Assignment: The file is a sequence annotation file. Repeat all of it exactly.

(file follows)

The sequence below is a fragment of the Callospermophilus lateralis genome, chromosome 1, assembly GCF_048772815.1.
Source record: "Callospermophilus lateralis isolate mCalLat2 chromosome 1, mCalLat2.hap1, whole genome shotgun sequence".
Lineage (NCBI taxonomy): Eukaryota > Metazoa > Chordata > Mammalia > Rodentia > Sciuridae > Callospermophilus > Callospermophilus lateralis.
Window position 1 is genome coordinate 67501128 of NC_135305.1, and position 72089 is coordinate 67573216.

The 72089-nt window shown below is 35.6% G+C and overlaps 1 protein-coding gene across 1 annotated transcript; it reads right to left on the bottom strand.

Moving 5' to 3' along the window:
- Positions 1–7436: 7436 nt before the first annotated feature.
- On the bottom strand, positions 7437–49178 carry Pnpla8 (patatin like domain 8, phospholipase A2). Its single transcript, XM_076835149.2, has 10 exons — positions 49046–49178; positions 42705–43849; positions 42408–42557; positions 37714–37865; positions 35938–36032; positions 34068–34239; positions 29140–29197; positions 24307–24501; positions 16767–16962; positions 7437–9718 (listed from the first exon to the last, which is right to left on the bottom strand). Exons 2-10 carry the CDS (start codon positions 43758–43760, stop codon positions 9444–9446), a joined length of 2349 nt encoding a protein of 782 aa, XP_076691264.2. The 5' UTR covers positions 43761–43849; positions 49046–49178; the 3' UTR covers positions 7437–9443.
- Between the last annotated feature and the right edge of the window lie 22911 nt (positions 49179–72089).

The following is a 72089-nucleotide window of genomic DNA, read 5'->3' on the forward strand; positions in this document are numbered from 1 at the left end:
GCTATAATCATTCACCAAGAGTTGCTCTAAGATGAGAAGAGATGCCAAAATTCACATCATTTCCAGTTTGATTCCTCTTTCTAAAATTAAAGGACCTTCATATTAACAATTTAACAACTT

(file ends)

The sequence below is a fragment of the Callospermophilus lateralis genome, chromosome 1, assembly GCF_048772815.1.
Source record: "Callospermophilus lateralis isolate mCalLat2 chromosome 1, mCalLat2.hap1, whole genome shotgun sequence".
Lineage (NCBI taxonomy): Eukaryota > Metazoa > Chordata > Mammalia > Rodentia > Sciuridae > Callospermophilus > Callospermophilus lateralis.
Window position 1 is genome coordinate 67501128 of NC_135305.1, and position 72089 is coordinate 67573216.

The 72089-nt window shown below is 35.6% G+C and overlaps 1 protein-coding gene across 1 annotated transcript; it reads right to left on the bottom strand.

Moving 5' to 3' along the window:
- Positions 1–7436: 7436 nt before the first annotated feature.
- On the bottom strand, positions 7437–49178 carry Pnpla8 (patatin like domain 8, phospholipase A2). Its single transcript, XM_076835149.2, has 10 exons — positions 49046–49178; positions 42705–43849; positions 42408–42557; positions 37714–37865; positions 35938–36032; positions 34068–34239; positions 29140–29197; positions 24307–24501; positions 16767–16962; positions 7437–9718 (listed from the first exon to the last, which is right to left on the bottom strand). Exons 2-10 carry the CDS (start codon positions 43758–43760, stop codon positions 9444–9446), a joined length of 2349 nt encoding a protein of 782 aa, XP_076691264.2. The 5' UTR covers positions 43761–43849; positions 49046–49178; the 3' UTR covers positions 7437–9443.
- Between the last annotated feature and the right edge of the window lie 22911 nt (positions 49179–72089).

The following is a 72089-nucleotide window of genomic DNA, read 5'->3' on the forward strand; positions in this document are numbered from 1 at the left end:
GCTATAATCATTCACCAAGAGTTGCTCTAAGATGAGAAGAGATGCCAAAATTCACATCATTTCCAGTTTGATTCCTCTTTCTAAAATTAAAGGACCTTCATATTAACAATTTAACAACTT